Value dissonance and ethics failure in academia: A causal connection? [Book Review]

Journal of Academic Ethics 6 (1):17-32 (2008)
Abstract
Ethics failure in academia is not new, yet its prevalence, causes, and methods to prevent it remain a matter of debate. The author’s premise is that value dissonance underlies most of the reasons ethics failure occurs. Vignettes are used to illustrate value dissonance at the individual and institutional levels. Suggestions are offered for ways academic institutions can assume greater responsibility as a moral agency to prevent the occurrence of ethics failure.
Keywords Ethics  Ethics in academia  Ethics failure  Value dissonance
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DOI 10.1007/s10805-008-9054-z
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References found in this work BETA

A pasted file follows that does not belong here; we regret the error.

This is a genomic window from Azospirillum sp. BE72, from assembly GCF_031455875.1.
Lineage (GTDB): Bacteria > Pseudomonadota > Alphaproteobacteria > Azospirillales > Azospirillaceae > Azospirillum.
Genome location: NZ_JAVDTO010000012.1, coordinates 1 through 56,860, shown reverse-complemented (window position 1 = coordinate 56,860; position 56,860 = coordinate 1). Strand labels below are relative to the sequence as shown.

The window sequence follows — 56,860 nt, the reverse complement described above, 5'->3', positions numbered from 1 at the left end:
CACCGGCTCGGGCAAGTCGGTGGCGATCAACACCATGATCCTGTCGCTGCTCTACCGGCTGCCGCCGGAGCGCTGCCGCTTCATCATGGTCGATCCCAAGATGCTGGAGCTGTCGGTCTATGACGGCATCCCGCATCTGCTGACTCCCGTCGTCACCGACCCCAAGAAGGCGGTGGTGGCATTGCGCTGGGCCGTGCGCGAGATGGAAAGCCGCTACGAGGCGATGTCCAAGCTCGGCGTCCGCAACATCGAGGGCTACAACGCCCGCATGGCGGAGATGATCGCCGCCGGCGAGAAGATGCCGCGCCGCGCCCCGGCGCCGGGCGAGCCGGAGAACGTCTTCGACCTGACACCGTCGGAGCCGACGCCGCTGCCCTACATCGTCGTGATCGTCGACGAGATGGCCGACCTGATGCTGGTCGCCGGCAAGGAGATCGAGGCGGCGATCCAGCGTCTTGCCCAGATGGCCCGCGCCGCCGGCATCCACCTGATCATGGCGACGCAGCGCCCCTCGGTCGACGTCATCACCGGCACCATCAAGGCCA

Faculty Misconduct in Collegiate Teaching.John M. Braxton - 1999 - Johns Hopkins University Press.
The Good Professor.J. Angelo Corlett - 2005 - Journal of Academic Ethics 3 (1):27-54.

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Citations of this work BETA
The Functionality of Gray Area Ethics in Organizations.John G. Bruhn - 2009 - Journal of Business Ethics 89 (2):205-214.

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